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A personal tour of Belfast by Ann Treacy
June 25, 2013, 3:05 pm
Filed under: Belfast

We landed in Belfast after a very full and partially Amazing Race kinda travel day from Tobermory. We covered a ton of ground – but when we landed in Belfast my friend Mary was waiting for us! Which was totally unnecessary and totally appreciated! We headed out for a pint or two at McHugh’s, which was fun. The next day we took a whirlwind tour of Belfast.

Mary is from Belfast and did a great job touring us around. We started with St Pat’s – where Mary had been married and where much of the consternation regarding the recent flag flying had taken place. We saw the Belfast Cathedral, the Victoria shopping center, the big fish, lots of shopping, especially some nice secondhand places, Linen Library and a ton of other things as we toured around. It was interesting to hear about the recent history of Belfast from Mary who lived through much of it.

Then – and I super appreciate it – Mary brought us down the Falls Road to see the murals. I think the murals are fascinating. I have seen them before but I thought Mary would enjoy them – and of course I never mind seeing them again. I think they are such a testament to the recent history. We also visited the Milltown Cemetery – which includes many IRA members. It was interesting to see the graves and to travel out a bit.

Finally we had a really nice dinner and a few drinks at the Duke of York, which has a cool alley/patio for drink, which I feel is pretty optimistic of them given the weather.

Tobermory on the Isle of Mull by Ann Treacy
June 25, 2013, 2:13 am
Filed under: Scotland

From Oban we took the ferry to Tobermory. From remote to remoter! Again a beautiful place.

We took a boat tour to try to find basking sharks. Sadly no luck!! But the boat was fun anyway. We did get up close and personal with a school of dolphins, which was fun. And we saw an eagle, which I suspect is a bigger thrill if you won’t live by the Mississippi. And we saw some seal. Apparently the boat we took has seen 5 whales this year and has seem some basking sharks BUT the season has been too cold for them in general. They are present when the plankton float to the surface.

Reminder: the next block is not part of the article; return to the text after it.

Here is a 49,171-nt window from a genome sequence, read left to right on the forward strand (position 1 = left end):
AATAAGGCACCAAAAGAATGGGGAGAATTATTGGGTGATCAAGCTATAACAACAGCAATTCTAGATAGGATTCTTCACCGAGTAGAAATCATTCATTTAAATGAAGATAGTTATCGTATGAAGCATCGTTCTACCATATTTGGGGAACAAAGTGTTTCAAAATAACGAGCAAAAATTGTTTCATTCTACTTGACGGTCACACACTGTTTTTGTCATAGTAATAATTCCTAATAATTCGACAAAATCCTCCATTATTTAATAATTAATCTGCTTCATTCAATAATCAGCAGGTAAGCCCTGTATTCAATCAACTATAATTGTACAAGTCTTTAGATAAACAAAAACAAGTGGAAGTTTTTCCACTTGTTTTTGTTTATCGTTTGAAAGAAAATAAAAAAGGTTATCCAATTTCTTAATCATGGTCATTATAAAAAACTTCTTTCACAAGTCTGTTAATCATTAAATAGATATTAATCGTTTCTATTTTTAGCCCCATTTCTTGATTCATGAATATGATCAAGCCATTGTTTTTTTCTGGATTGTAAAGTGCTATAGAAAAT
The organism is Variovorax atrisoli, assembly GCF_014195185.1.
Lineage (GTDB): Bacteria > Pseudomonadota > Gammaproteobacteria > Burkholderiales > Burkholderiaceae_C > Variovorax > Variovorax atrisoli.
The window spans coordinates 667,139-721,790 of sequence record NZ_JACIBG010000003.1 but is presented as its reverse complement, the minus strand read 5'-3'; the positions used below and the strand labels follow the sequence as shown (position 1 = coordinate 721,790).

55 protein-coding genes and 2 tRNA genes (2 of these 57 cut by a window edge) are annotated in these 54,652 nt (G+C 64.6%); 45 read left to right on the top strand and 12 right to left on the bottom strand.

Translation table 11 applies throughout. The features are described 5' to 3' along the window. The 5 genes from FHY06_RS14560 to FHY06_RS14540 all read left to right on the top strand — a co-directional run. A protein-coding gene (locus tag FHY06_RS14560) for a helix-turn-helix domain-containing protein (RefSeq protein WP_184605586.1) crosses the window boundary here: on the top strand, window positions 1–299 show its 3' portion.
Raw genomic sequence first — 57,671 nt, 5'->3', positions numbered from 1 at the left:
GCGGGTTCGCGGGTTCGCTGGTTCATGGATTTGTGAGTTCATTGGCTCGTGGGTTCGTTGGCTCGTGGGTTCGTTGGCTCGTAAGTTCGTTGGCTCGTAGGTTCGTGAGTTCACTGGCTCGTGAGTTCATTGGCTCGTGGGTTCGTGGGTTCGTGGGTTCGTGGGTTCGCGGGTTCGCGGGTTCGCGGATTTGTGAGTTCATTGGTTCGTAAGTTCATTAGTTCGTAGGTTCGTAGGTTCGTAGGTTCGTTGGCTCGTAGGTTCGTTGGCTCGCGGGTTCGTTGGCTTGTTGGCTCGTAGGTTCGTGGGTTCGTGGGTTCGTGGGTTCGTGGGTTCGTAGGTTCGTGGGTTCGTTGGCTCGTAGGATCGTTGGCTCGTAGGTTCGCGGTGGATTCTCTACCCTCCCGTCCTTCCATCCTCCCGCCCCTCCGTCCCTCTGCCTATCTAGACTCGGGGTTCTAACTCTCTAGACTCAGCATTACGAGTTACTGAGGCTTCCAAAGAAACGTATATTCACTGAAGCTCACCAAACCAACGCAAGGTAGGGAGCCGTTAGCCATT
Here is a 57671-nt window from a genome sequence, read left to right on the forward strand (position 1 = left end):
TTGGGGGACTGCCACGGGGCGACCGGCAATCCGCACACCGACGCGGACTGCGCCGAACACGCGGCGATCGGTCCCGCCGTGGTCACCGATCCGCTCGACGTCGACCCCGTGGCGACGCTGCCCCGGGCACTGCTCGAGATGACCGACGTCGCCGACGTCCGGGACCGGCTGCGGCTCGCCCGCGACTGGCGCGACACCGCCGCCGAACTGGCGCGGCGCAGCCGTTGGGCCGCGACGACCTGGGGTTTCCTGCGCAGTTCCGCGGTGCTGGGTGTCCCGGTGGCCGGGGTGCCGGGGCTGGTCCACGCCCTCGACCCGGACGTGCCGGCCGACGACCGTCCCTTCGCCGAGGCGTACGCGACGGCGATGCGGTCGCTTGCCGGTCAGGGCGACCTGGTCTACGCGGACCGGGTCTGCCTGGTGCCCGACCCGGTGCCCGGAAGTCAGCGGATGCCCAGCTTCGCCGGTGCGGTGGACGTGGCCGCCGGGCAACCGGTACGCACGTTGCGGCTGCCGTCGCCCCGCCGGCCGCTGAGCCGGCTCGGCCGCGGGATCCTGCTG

Ironically my friends in Girvan had recently seen basking sharks near their place, which was sort of comforting to me. Because while I may not get to Tobermory again, I feel like Girvan isn’t an impossibility.

We took a fun walk to the Tobermory lighthouse – and got caught in our first rain of the trip. It was more of a heavy mist so we didn’t’ really mind. Well we didn’t mind until we ended up in a freshly mown golf course and no signs of the trail! Luckily we found our way and there was by some miracle a pub near the end of the road.

We also had a really nice meal at the Galleon Grill – just off the main drag. Mary tried and liked the local whiskey. All in all a great visit!


Oban – Scotch & Scenery by Ann Treacy
June 24, 2013, 11:48 pm
Filed under: Scotland

We visited Oban, which is South Highlands or maybe the gateway to the Inner Hebrides. I kind of picked the location out of a semi-educated hat and we got lucky. It started with the train ride through Loch Lomond and an absolutely perfect day. It was gorgeous!

Oban is known for seafood and whiskey. There’s an almost Coliseum-looking structure above the town called, McCaig’s Tower. The views are spectacular! Its’ about 100 years old – so not super old but Scottish standards, but very cool. There’s also some castle ruins and lighthouse. The castle seems to be in a forest – it feels a little like Sleeping Beauty land. You could certainly see where the story idea could come from anyways hanging around a place like that.